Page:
SIH is a disorder featuring low CSF pressure or volume typically secondary to a CSF leak in the spine. Although it is not a common disorder, increasingly it has been recognized as an important diagnostic consideration of the syndrome of new daily persistent headache (which itself may have up to a 0.1% population prevalence) and is highly disabling. Myriad radiological findings related to the loss of brain buoyancy and venous engorgement, including but not limited to diffuse, smooth, pachymeningeal enhancement, often are diagnostic. However, many patients have more subtle brain or spine abnormalities or only may have unenhanced CT imaging where subdural fluid collections are noted.
The presentation of patients who typically have headache accompanied by the finding of bilateral subdural fluid collections, or hygromas, is an occasional reason for neurological or neurosurgical consultation on an inpatient or outpatient basis. The authors divided the etiologies into SIH and non-SIH causes, which typically include traumatic head injury or spontaneous collections that develop in the setting of anticoagulant or antiplatelet agent use. Although the clinical features distinguishing between the causes may be intuitive to some neurologists, such patients initially present to the emergency department, where rapid treatment decisions need to be made, particularly regarding any neurosurgical intervention.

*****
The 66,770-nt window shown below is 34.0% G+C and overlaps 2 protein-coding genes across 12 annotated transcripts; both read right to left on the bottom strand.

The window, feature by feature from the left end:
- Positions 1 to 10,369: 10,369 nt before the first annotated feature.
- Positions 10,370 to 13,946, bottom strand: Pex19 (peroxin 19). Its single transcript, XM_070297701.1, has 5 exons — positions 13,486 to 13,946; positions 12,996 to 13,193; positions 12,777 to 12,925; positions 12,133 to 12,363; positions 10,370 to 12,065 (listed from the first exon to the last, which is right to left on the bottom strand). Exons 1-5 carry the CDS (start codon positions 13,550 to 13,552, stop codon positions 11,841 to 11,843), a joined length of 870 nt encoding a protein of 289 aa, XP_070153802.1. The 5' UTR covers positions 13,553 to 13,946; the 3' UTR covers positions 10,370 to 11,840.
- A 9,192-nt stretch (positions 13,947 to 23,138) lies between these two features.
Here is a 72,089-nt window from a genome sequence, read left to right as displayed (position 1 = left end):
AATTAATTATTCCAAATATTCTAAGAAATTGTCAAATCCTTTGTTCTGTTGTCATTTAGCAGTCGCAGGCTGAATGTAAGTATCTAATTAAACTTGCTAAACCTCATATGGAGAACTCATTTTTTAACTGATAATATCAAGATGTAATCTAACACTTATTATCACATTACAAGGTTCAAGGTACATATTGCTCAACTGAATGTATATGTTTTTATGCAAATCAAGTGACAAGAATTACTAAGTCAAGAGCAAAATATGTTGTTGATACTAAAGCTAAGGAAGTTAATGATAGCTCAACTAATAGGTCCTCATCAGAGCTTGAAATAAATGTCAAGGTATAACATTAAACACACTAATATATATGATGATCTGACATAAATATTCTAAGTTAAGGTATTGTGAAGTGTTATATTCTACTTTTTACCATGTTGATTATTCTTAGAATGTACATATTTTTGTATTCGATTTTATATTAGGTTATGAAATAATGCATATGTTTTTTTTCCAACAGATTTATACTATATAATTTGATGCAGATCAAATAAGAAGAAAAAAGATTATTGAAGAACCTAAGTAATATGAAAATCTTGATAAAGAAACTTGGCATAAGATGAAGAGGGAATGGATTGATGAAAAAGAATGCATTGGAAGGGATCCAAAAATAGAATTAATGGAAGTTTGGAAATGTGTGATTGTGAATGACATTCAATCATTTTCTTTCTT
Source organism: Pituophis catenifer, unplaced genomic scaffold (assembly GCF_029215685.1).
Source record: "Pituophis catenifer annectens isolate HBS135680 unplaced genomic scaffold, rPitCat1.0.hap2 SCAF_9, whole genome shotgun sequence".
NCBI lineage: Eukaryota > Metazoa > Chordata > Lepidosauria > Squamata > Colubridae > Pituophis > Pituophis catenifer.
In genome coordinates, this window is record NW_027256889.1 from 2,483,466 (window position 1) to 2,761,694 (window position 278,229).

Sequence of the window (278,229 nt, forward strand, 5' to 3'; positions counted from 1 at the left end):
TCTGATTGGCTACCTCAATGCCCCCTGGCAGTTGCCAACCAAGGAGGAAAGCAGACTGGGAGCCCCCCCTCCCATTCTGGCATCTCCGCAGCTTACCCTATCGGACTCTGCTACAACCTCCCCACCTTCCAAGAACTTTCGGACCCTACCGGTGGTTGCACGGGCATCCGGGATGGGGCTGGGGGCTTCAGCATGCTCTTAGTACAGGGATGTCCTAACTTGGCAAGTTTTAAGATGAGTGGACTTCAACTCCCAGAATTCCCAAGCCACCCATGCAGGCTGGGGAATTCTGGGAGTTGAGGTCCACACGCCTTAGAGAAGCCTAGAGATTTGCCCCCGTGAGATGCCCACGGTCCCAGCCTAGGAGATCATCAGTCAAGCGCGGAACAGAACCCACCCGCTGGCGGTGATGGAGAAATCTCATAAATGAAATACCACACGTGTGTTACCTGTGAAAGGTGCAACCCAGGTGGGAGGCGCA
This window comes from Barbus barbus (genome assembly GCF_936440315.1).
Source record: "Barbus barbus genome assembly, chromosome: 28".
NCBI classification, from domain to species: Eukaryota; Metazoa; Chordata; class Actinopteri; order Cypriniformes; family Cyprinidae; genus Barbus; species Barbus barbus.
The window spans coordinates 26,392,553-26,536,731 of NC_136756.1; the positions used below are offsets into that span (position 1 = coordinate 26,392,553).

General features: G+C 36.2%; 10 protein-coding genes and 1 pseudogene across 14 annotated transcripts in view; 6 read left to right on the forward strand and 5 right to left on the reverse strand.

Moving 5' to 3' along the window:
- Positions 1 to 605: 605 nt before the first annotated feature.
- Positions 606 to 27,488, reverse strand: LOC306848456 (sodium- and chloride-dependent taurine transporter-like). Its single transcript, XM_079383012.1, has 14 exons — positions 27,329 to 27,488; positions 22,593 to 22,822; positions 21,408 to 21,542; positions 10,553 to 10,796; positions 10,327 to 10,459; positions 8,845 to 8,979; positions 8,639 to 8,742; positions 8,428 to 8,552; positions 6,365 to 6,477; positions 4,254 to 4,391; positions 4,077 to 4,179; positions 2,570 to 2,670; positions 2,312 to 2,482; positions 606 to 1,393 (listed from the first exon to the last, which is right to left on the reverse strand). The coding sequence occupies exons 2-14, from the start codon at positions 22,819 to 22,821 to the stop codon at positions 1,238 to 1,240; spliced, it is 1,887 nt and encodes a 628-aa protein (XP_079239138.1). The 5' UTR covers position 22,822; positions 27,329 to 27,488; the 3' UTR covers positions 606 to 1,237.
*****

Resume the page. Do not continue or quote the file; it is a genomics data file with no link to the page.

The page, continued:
A proper diagnosis in this patient population requires a detailed history. Patients with SIH often have an orthostatic, new, daily persistent, exertional, or “second half of the day” headache, but auditory and vestibular symptoms also are extremely common. Patients with bilateral subdural collections from other etiologies typically are older, have had closed head trauma or a recent fall, or are taking medications that increase the risk of bleeding. They also may be entirely asymptomatic and the collections, often labeled as hygromas, may be incidental findings or the sequelae of previous subdural hemorrhage.
Neurosurgical drainage of subdural collections or hematomas when the etiology is SIH may lead to clinical deterioration in some patients, so diagnostic clarity remains critical in ensuring effective and safe treatment. An area that needs further exploration is the clinical presentation of patients with SIH, with and without subdural fluid collections. It is reasonable to hypothesize that subdural fluid collections could become space-occupying lesions themselves and change the expression of headache in patients with SIH.
Financial Disclosure: Neurology Alert’s Editor in Chief Matthew Fink, MD; Peer Reviewer M. Flint Beal, MD; Editorial Group Manager Leslie Coplin; Editor Jonathan Springston; and Accreditations Manager Amy M. Johnson, MSN, RN, CPN, report no financial relationships relevant to this field of study.